Profit and affordable housing do not mix. Period
It’s time for some unconventional thinking about the affordable housing crisis.
We could start by admitting that housing and profit don’t mix.
We’ve long believed this to be the case in medicine, which is why most major economies have universal health care systems dominated by nonprofit providers.
With the near absence of non-profit housing providers in Canada, it has become increasingly difficult to find reasonably priced starter homes and housing for middle-class and low-income families.
Instead, with its plethora of monster homes and luxury condo towers, our city is increasingly looking like a gated community. Like Nairobi. Or Manila.
A remedy that demands that we remove as much of the profit-seeking from housing as possible.
“The crux of the housing problem is that it is both a fundamental human right and a commodity to be profited from,” recently wrote Brian Doucet, Canada in Urban Studies at the University of Waterloo.
Most of the time, for-profit developers build high-priced housing. They do it because that’s where the big profit margins are.
That is why the instrument to make abundant affordable housing a reality is government and its non-profit housing partners. The free market cannot do it, will not do it, and it must be done.
Two false hopes cloud the vision of today’s housing reformers.
They believe that Canada is suffering from a housing shortage and that simply building more homes will solve the affordability problem.
Ottawa and the Conservatives and NDP in their Ontario election campaigns promised to build more housing, presumably on the same free market principles that produced very little affordable housing. (The Ontario Liberal housing platform is coming soon.)
They offer grants and indefinite subsidies to builders and buyers, who will build and try to buy the homes dictated by the for-profit market.
It turns out that there is no shortage of housing in Canada. Home builders keep pace with the increase in population.
Talking about this phantom shortage diverts attention from the real problem, the shortage of affordable lodging. Our starting point should be the type of homes needed and by whom, not just a count of housing starts.
The other false hope is “upzoning,” which abolishes zoning rules that have long required a demolished home to be replaced with a single-family home, in order to preserve neighborhood character.
The rezoning process is underway in Toronto and many other jurisdictions.
It encourages the building of once-excluded housing types, including duplexes, triplexes, townhouses, laneways and low-rise apartment buildings in established neighborhoods.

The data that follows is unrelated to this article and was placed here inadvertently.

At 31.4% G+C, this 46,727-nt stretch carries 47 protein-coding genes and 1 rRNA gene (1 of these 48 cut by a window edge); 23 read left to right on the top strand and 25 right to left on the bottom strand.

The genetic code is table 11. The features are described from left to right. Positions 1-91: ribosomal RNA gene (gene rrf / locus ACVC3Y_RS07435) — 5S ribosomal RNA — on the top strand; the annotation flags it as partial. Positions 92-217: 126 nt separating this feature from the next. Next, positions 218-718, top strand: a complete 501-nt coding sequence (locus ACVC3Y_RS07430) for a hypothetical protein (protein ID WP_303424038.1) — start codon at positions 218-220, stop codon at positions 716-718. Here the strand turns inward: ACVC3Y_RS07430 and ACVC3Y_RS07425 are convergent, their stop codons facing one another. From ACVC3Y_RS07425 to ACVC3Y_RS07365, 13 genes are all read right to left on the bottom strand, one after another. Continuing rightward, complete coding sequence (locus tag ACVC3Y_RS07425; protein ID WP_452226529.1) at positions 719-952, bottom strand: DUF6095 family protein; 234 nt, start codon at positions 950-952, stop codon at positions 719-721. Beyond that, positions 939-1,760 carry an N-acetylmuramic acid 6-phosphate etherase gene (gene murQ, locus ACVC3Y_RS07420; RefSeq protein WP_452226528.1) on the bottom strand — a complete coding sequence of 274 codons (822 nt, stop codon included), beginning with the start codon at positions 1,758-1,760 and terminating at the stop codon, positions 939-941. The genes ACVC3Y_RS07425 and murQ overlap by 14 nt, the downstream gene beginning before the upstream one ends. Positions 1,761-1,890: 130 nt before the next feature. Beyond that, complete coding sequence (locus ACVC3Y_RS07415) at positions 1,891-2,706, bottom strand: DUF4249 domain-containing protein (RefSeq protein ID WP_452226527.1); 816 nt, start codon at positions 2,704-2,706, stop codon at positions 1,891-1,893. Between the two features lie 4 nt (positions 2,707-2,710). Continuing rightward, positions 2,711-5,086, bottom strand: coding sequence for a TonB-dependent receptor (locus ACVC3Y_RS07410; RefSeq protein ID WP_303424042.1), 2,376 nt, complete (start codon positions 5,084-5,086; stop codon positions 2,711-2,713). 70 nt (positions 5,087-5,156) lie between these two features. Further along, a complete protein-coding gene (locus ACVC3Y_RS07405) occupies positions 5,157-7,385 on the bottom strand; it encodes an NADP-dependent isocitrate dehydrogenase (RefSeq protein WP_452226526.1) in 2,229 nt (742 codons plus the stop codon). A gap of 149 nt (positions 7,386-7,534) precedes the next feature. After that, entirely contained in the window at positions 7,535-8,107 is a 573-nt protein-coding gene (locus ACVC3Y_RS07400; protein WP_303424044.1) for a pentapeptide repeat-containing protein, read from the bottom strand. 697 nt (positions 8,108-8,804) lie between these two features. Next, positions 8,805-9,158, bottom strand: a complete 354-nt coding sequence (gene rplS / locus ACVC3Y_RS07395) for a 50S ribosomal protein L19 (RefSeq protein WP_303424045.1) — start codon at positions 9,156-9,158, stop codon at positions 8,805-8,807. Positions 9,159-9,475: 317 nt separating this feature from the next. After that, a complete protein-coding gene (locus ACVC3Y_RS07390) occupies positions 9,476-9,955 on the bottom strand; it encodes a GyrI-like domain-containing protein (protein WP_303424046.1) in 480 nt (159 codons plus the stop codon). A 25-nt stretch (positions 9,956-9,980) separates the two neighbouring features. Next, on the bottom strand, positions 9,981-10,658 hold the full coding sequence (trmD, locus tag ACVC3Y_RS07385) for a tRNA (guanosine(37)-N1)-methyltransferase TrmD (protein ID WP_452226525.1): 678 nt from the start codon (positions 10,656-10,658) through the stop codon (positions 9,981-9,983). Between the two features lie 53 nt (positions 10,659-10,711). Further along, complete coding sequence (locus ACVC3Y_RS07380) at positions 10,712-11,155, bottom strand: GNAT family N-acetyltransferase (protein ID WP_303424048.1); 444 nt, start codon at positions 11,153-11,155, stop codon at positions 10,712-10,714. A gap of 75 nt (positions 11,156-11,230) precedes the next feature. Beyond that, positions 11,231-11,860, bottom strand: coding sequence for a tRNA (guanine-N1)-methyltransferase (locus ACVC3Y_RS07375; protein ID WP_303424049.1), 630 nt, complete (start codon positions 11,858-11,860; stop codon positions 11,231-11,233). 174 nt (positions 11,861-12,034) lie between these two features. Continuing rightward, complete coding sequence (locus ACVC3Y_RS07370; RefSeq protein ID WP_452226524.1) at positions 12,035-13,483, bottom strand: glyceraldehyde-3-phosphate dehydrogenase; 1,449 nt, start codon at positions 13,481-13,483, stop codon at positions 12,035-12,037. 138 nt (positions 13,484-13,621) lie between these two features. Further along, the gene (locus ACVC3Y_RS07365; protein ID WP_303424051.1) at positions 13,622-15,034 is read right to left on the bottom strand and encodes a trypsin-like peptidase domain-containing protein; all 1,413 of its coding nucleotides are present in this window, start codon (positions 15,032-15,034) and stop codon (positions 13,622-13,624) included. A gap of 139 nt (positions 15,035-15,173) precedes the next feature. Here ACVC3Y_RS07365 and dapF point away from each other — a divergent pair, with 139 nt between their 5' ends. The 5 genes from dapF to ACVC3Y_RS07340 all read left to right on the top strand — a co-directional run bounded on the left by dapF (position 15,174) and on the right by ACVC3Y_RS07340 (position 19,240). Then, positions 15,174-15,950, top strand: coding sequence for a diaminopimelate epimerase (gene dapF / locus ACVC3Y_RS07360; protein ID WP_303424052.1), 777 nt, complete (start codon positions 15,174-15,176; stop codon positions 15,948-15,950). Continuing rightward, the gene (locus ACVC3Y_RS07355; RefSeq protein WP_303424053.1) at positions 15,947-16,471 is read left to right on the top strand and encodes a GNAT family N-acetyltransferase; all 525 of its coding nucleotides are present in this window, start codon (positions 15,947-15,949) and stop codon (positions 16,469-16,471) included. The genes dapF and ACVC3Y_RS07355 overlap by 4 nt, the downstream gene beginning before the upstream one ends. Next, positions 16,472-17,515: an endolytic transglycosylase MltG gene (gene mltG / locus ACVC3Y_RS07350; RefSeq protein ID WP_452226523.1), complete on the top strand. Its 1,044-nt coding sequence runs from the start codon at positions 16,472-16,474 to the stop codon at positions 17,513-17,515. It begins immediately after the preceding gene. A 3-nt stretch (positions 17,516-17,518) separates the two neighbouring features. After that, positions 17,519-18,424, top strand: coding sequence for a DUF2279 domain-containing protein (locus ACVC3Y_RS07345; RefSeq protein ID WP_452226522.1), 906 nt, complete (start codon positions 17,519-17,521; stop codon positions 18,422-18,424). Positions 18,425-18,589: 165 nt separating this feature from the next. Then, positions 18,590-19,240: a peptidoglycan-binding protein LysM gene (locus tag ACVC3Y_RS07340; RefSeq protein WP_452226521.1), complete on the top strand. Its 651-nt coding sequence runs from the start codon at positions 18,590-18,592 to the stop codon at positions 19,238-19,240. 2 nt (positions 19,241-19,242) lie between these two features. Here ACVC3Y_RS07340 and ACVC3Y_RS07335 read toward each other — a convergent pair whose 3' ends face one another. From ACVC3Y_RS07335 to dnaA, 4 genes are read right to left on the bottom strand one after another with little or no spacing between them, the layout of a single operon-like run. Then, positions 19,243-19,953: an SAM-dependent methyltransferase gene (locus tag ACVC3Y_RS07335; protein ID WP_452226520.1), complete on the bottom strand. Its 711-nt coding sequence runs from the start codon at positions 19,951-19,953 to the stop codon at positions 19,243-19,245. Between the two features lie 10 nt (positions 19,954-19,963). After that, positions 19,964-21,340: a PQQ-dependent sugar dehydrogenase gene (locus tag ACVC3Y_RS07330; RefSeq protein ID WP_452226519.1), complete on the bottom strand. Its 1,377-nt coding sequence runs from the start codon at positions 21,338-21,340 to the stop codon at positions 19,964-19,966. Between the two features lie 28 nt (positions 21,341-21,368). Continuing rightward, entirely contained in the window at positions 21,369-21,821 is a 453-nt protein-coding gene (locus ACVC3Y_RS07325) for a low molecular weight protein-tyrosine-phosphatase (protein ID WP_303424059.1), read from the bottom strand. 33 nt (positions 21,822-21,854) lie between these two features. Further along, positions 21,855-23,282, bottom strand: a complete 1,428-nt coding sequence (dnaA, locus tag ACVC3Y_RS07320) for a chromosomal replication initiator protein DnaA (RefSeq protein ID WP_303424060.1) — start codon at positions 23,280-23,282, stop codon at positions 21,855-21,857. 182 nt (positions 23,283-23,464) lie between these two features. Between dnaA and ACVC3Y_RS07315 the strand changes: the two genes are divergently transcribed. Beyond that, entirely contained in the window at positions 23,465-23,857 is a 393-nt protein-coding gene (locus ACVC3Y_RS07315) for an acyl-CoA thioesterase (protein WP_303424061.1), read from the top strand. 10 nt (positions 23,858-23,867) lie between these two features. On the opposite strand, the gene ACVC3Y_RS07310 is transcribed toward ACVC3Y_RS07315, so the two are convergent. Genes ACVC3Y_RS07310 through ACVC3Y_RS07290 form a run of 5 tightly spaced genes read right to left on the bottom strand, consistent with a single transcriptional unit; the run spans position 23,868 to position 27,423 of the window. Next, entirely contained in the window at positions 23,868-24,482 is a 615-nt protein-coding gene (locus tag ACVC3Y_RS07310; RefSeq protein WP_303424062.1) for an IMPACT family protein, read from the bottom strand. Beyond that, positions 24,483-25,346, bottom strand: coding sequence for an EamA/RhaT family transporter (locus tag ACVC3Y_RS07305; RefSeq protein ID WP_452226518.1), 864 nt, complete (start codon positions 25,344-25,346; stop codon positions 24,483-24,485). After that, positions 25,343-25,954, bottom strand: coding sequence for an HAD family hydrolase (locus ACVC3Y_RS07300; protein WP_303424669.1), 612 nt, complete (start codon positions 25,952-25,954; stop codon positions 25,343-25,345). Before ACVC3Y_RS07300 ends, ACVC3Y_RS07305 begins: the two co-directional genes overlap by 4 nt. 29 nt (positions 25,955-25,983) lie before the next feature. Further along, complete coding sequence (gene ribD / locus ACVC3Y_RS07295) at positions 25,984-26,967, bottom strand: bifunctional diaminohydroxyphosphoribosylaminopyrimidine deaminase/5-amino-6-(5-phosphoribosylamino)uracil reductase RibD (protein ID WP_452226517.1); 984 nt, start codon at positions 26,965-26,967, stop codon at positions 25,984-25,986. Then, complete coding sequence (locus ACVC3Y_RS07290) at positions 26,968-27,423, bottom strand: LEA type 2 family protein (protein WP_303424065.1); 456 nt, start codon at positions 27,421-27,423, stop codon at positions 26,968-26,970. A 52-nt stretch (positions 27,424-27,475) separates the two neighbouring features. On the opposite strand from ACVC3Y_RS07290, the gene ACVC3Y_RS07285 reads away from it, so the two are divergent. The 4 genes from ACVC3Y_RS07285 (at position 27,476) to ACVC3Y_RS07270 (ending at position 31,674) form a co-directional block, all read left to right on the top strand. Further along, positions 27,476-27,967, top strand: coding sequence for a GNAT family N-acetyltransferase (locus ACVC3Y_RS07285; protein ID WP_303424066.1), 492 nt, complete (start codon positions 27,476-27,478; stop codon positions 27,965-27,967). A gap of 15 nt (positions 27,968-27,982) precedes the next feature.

Superior zoning is a quick fix intended to increase density and bring justice to racialized and low-income people most affected by previous exclusionary zoning.
But in practice, upzoning looks like our old enemy of gentrification.
With the free market still deciding what gets built, often a demolished house is replaced by a low-rise apartment building with units renting for between $2,800 and $3,600 each.
Either the “knock-down” purchased by a promoter for $800,000 is replaced by a duplex, each half of which costs between $1.2 and $1.4 million.
This drives up the assessments and rents of all nearby housing, making the neighborhood even less affordable than it was before zoning.
As we continue to focus on false hope, housing prices and rents continue to soar.
In April, the benchmark price for a single-detached home in Toronto and Vancouver was $1.7 million and $2.1 million, respectively.
In its latest forecast, the Canada Mortgage and Housing Corporation (CMHC) expects current high price levels to continue into 2024.
Affordable housing will only become abundant when governments do, a mission they embraced until the early 1990s.
They built affordable housing for returning veterans after World War II and then to accommodate waves of immigrants to the GTA in the second half of the 20th century.
Canada has a long tradition of governments at all levels providing affordable housing. Non-profit, they can, as they once did, provide decent housing at reasonable prices and rents.
In the 1970s, the federal government also invested heavily in non-profit co-op housing. Co-ops are permanent affordable housing that cannot fall into the hands of speculators. Today, about 125,000 Ontarians live in co-op housing.
The famed David Crombie mixed-use co-op complex on Toronto’s waterfront can be replicated on a smaller scale, adding to existing co-ops discreetly tucked away in neighborhoods across the city.
Ottawa has committed $1.5 billion to co-op housing. But his separate $4 billion plan to increase the supply of affordable housing is expected to be guided by the Crombie project.
Two-thirds of this complex was built by non-profit developers. Left to their own devices, for-profit developers revert to the mean, which is profit maximization.
The pursuit of profit has its place in our mixed economy. But it let us down in providing affordable housing. Housing will not be a human right until we accompany this noble feeling with an abundance of affordable housing.